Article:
A captivating memoir of one woman’s long journey to late transition, as the trans community emerges alongside her.
Long before Laverne Cox appeared on the cover of Time, far removed from drag and ballroom culture, there were countless trans women living and dying as men, most of whom didn’t even know they were trans. Diana Goetsch’s This Body I Wore chronicles one woman’s long journey to coming out, a path that runs parallel to the emergence of the trans community over the past several decades.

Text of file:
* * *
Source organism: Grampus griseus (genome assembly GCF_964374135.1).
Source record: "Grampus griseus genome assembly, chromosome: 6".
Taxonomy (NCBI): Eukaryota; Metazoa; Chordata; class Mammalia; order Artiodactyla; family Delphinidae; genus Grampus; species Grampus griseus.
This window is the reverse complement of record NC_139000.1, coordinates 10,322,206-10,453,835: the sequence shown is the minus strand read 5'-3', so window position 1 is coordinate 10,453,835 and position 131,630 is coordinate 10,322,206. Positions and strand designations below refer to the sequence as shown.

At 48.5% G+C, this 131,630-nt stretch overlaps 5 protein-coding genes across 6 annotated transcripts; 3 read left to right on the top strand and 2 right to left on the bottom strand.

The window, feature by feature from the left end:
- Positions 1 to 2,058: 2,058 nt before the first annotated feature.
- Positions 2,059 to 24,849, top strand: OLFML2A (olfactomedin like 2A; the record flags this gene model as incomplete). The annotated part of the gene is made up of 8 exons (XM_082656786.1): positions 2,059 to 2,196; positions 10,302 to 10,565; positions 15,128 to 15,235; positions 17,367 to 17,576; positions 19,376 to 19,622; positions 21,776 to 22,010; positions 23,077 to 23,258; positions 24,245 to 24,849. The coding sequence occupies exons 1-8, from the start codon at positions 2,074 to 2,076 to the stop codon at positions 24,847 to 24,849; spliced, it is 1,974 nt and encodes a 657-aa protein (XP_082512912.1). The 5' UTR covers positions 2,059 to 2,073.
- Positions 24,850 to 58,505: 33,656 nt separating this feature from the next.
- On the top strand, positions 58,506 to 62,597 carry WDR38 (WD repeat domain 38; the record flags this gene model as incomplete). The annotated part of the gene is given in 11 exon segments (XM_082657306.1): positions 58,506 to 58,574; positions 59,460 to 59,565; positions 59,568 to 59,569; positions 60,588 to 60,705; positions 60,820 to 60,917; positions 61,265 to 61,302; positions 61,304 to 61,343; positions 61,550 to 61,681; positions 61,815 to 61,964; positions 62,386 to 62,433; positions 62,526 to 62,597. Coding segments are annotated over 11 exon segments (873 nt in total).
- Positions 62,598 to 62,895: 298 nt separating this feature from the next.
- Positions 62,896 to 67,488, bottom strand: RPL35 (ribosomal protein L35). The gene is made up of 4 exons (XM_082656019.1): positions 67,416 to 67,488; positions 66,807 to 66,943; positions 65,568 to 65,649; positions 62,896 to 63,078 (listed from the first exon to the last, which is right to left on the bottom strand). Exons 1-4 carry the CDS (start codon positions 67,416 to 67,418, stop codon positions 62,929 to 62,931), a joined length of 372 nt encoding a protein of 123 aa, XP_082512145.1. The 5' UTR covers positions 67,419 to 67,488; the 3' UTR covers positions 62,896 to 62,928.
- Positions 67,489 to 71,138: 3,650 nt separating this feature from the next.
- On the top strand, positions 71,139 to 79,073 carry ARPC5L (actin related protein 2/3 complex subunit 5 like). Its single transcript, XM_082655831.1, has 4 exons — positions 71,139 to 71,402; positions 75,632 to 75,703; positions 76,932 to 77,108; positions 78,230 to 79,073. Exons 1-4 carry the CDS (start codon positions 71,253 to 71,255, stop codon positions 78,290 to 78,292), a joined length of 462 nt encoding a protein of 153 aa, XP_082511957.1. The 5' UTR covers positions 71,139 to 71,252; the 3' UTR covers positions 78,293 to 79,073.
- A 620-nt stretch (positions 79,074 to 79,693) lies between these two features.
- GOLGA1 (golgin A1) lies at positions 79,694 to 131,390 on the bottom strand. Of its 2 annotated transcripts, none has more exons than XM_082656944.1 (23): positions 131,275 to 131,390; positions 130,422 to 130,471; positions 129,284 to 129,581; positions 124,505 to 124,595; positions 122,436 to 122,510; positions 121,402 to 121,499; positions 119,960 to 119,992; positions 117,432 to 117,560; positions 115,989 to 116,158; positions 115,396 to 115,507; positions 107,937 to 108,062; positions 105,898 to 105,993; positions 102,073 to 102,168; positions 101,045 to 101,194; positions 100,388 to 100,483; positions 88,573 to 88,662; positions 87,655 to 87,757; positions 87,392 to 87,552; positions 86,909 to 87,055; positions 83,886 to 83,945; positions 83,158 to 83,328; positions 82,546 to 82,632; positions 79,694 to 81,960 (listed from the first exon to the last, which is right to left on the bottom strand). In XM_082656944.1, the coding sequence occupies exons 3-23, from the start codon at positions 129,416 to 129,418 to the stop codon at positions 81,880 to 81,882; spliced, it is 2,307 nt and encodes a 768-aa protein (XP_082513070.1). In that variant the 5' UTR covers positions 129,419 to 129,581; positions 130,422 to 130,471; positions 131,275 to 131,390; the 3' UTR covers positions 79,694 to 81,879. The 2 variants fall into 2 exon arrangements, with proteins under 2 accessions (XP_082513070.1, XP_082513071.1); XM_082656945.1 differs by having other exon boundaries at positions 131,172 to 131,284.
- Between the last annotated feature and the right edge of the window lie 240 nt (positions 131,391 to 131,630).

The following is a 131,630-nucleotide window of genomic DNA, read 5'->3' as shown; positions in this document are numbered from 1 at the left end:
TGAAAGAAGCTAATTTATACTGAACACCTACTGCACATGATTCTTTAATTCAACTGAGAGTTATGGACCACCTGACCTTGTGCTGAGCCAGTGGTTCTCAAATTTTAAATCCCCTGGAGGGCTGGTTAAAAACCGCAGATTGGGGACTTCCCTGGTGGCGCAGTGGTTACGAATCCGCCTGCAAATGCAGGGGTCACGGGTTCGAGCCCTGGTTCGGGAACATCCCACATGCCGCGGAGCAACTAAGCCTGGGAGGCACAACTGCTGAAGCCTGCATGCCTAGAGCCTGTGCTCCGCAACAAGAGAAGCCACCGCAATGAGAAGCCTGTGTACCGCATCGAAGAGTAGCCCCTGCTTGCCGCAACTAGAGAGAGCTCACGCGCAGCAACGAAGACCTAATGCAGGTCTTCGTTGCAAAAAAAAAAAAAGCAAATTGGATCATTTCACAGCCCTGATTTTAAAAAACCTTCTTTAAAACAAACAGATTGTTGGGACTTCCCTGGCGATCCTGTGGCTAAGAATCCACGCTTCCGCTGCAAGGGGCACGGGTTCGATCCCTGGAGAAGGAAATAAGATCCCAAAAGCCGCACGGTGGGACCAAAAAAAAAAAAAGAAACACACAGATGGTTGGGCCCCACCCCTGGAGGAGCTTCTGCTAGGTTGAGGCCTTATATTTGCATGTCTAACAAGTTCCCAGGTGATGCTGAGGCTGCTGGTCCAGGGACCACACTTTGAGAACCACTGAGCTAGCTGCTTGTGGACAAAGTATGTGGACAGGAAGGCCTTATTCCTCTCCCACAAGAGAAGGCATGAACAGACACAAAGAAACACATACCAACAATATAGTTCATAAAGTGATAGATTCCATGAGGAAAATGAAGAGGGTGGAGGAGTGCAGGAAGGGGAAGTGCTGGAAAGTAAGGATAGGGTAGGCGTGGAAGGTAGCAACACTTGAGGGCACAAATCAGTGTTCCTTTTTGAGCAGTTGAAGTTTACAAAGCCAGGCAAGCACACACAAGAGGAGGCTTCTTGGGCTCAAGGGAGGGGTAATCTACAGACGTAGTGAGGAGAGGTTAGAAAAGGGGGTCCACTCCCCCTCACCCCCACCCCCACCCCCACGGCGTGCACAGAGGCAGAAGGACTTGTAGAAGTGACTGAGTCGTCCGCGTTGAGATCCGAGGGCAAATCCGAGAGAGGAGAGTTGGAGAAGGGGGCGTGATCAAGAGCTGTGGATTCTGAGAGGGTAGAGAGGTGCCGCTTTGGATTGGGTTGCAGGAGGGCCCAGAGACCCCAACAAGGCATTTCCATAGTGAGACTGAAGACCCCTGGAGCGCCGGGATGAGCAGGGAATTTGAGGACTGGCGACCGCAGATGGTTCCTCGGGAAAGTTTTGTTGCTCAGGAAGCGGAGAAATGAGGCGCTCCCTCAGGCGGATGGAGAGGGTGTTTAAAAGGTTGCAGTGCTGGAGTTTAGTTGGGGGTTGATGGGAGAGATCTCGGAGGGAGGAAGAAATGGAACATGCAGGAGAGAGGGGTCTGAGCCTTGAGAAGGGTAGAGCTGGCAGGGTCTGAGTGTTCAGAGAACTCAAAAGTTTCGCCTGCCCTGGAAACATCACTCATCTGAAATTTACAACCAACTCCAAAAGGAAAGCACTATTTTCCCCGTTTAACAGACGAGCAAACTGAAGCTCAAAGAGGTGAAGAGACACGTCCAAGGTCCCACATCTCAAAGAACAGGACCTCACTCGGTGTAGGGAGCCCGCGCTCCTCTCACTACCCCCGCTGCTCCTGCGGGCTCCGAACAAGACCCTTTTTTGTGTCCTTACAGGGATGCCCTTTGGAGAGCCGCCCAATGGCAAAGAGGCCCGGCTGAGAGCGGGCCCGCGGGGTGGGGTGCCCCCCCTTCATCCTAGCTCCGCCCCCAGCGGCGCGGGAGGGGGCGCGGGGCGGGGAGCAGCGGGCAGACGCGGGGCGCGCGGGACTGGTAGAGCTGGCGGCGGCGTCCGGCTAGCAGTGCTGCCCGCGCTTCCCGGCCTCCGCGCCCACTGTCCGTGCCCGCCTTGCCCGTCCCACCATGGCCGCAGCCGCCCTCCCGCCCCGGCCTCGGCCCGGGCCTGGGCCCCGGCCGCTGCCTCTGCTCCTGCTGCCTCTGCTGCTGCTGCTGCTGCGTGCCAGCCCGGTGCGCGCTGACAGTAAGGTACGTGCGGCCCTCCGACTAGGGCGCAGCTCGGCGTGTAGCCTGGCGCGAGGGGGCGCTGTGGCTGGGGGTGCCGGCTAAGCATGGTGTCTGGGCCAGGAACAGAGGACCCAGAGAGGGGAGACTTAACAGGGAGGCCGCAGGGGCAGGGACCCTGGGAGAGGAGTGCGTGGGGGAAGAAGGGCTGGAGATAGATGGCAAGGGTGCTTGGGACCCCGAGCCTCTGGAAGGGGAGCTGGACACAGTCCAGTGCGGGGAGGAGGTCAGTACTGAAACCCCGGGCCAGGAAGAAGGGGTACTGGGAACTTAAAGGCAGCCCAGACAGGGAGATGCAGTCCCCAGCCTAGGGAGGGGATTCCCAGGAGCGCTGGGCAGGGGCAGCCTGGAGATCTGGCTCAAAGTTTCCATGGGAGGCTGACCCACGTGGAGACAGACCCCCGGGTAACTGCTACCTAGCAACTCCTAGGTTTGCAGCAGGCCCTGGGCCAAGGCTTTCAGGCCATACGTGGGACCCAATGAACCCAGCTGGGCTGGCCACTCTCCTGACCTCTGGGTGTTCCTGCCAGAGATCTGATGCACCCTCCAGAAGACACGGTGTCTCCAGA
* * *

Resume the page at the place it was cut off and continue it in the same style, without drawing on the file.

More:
“How can you spend your life face-to-face with an essential truth about yourself and still not see it?” This is a question often asked of trans people, and a question that Goetsch, an award-winning poet and essayist, addresses with the power and complexity of lived reality. She brings us into her childhood, her time as a dynamic and beloved teacher at Stuyvesant High School, and her plunge into the crossdressing subculture of New York in the 1980s and ’90s. Under cover of night, crossdressers risked their jobs and their safety to give expression to urges they could neither control nor understand. Many of them would become late transitioners, the Cinderellas of the trans community largely ignored by history.